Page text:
The goal to be reached is the mind’s insight into what knowing is. Impatience asks for the impossible, wants to reach the goal without the means of getting there. The length of the journey has to be borne with, for every moment is necessary... Because by nothing less could that all-pervading mind ever manage to become conscious of what itself is - for that reason, the individual mind, in the nature of the case, cannot expect by less toil to grasp what its own substance contains.
Hegel (The Phenomenology of the Spirit, 1807)
In history, we are concerned with what has been and what is; in philosophy, however, we are concerned not with what belongs exclusively to the past or to the future, but with that which is, both now and eternally - in short, with reason.
Hegel (Lectures on the Philosophy of History, 1821 - 1831)
Poetry is the universal art of the spirit which has become free in itself and which is not tied down for its realization to external sensuous material; instead, it launches out exclusively in the inner space and the inner time of ideas and feelings.
Hegel (Aesthetics - Introduction)
What is rational is actual and what is actual is rational. On this conviction the plain man like the philosopher takes his stand, and from it philosophy starts in its study of the universe of spirit as well as the universe of nature. If reflection, feeling, or whatever form subjective consciousness may take, looks upon the present as something vacuous and looks beyond it with the eyes of superior wisdom, it finds itself in a vacuum, and because it is actual only in the present, it is itself mere vacuity. If on the other hand the Idea passes for 'only an Idea', for something represented in an opinion, philosophy rejects such a view and shows that nothing is actual except the Idea.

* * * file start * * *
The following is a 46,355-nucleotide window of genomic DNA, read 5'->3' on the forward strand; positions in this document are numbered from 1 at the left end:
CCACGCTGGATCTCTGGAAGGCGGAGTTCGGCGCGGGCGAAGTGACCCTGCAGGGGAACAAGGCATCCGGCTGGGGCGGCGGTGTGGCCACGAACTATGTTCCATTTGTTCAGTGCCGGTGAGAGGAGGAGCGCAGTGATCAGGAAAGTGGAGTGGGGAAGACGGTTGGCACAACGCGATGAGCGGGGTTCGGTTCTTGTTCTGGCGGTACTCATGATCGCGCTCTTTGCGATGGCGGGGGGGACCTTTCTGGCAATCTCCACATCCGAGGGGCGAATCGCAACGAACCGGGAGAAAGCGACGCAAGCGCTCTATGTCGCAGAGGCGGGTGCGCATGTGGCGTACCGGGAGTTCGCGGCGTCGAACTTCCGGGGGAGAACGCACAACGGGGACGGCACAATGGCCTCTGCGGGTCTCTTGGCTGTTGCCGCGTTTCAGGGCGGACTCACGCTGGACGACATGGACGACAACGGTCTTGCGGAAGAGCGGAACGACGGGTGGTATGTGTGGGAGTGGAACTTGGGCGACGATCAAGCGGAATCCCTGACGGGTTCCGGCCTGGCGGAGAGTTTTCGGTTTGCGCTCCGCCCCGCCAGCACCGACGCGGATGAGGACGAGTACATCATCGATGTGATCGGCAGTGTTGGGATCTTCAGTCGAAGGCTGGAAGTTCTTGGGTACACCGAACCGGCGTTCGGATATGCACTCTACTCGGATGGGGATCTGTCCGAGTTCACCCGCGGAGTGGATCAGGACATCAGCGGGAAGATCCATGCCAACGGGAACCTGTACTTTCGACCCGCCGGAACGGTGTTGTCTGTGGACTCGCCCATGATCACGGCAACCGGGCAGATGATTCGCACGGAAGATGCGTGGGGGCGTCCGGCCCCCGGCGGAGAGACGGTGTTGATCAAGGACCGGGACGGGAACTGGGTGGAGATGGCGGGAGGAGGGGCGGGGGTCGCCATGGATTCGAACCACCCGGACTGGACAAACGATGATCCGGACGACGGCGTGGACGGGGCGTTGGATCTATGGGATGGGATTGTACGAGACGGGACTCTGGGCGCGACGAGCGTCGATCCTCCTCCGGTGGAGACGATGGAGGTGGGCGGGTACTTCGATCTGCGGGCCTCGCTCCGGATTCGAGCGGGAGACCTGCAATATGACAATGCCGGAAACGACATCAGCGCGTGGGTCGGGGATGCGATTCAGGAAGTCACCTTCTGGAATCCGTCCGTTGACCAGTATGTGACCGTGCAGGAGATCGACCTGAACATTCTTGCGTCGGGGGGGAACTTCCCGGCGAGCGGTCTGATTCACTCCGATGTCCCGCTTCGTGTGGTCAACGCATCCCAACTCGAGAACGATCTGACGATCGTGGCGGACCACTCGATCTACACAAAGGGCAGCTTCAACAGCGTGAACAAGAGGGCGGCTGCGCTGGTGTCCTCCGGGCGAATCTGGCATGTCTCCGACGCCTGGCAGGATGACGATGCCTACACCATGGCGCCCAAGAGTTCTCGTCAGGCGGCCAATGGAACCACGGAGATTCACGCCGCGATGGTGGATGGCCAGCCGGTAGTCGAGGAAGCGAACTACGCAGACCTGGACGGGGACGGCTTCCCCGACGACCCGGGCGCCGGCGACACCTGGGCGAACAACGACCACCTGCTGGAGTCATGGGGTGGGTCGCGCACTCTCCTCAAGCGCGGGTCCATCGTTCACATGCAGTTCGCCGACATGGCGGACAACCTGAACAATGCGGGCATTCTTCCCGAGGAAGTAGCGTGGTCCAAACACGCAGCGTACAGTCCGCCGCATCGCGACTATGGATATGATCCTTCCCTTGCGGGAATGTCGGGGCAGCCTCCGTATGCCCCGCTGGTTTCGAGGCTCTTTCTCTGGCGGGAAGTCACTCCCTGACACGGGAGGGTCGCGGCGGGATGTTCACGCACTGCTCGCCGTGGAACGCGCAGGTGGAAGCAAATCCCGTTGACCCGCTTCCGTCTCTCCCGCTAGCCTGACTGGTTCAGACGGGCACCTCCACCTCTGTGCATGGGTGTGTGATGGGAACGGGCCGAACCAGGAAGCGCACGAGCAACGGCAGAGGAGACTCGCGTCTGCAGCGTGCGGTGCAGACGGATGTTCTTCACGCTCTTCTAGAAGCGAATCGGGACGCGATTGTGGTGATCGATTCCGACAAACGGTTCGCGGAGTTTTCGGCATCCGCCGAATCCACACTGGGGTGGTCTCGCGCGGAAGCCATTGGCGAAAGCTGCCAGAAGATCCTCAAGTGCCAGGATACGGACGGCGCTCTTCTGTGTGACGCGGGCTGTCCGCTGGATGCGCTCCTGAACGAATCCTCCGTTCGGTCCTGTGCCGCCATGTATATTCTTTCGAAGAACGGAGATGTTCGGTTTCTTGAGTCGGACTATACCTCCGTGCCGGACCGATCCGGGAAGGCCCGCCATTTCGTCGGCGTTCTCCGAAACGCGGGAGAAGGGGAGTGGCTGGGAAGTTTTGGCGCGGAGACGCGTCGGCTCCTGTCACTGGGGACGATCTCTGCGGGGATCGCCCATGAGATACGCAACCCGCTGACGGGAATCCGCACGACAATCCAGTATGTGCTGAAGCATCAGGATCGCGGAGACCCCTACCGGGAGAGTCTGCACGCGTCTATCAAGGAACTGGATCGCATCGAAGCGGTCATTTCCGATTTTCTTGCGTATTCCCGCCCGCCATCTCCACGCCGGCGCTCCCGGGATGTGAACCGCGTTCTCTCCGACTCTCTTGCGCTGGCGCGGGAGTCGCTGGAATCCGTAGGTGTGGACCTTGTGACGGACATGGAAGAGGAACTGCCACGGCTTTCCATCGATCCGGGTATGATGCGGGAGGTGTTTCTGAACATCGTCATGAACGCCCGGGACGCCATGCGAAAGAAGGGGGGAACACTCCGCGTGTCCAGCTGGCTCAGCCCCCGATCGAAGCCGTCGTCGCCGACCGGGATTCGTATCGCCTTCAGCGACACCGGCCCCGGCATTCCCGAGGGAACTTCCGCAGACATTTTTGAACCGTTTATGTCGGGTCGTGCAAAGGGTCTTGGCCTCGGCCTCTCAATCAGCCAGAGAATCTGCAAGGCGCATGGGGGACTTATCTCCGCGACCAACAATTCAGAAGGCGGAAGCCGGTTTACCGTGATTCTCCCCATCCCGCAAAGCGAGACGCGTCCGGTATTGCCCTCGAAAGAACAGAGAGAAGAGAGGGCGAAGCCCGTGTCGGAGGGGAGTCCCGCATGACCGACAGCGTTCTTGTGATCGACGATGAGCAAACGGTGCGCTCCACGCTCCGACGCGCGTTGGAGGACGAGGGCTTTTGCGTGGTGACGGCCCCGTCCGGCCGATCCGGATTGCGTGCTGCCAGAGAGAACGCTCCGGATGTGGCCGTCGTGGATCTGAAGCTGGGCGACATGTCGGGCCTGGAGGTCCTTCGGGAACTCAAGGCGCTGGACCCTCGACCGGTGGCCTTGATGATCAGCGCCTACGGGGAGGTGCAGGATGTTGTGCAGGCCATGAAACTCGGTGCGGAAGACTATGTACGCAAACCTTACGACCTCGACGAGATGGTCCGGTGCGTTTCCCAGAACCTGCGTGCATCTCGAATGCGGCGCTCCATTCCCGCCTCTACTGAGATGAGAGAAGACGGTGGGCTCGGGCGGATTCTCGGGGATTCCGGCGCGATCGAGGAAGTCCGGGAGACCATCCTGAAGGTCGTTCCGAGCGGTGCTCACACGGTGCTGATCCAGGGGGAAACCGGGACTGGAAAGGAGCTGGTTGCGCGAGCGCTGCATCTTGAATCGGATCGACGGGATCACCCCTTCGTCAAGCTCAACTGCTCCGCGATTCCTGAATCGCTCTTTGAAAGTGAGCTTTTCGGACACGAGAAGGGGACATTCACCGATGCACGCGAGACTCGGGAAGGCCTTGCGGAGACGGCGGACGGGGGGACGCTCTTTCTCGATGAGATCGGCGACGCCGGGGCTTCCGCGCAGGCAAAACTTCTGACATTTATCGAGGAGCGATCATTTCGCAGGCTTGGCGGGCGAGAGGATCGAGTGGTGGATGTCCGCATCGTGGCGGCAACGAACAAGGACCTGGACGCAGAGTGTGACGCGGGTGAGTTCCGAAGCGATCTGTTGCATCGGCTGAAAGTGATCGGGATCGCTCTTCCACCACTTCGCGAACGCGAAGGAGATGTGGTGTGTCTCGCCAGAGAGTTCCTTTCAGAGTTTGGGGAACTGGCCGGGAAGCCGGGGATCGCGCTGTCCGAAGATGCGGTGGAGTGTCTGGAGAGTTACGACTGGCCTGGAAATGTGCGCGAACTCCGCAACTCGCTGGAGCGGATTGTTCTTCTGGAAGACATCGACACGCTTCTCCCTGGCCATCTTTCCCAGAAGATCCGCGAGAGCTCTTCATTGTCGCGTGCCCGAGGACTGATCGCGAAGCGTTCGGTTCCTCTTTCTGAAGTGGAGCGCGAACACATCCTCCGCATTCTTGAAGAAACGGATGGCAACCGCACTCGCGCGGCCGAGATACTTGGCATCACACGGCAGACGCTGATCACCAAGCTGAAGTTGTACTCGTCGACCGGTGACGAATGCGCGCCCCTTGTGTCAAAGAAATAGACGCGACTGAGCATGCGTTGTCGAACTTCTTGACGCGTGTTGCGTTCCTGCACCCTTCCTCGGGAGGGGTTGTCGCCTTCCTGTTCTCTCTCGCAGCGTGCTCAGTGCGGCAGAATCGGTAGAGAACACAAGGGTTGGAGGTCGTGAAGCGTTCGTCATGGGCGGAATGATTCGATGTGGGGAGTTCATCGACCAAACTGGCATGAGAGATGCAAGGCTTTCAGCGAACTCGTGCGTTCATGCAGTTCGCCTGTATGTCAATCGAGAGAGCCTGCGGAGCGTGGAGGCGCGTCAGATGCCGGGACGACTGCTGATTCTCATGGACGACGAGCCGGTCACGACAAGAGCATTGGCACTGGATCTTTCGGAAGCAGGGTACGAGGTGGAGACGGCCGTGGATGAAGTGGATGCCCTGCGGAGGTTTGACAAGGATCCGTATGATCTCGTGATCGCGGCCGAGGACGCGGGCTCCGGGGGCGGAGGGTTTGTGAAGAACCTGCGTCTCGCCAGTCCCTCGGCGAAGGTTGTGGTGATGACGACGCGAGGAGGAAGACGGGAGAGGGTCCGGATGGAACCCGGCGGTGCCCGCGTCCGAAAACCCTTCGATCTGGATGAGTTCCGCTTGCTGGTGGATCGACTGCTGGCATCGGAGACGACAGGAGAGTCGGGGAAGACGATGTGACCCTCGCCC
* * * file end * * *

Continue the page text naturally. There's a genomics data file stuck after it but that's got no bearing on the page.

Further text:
Hegel (Elements of the Philosophy of Right, 1820)
Nothing great in the world has ever been accomplished without passion.
Variant: We may affirm absolutely that nothing great in the World has been accomplished without passion.
Hegel (Lectures on the Philosophy of History, 1821 - 1831)
An idea is always a generalization, and generalization is a property of thinking. To generalize means to think.
Hegel (Elements of the Philosophy of Right, 1820)
Not curiosity, not vanity, not the consideration of expediency, not duty and conscientiousness, but an unquenchable, unhappy thirst that brooks no compromise leads us to truth.
Hegel
But the life of Spirit is not the life that shrinks from death and keeps itself untouched by devastation, but rather the life that endures it and maintains itself in it. It wins its truth only when, in utter dismemberment, it finds itself...
Hegel (The Phenomenology of the Spirit, 1807)

Hegel Biography

Born: August 27, 1770
Died: November 14, 1831

Georg Wilhelm Friedrich Hegel was a German philosopher. He has had an immense influence on many notable philosophers and intellectuals after his time. (Sartre, Russell, Nietszche, Kierkegaard and Marx)

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Notable Works
The Phenomenology of Spirit (1807)
Science of Logic (1812 - 1816)
Encyclopedia of the Philosophical Sciences
(1817)
Elements of the Philosophy of Right
(1820)
Lectures on the Philosophy of History (1821 - 1831)
Selected Wisdom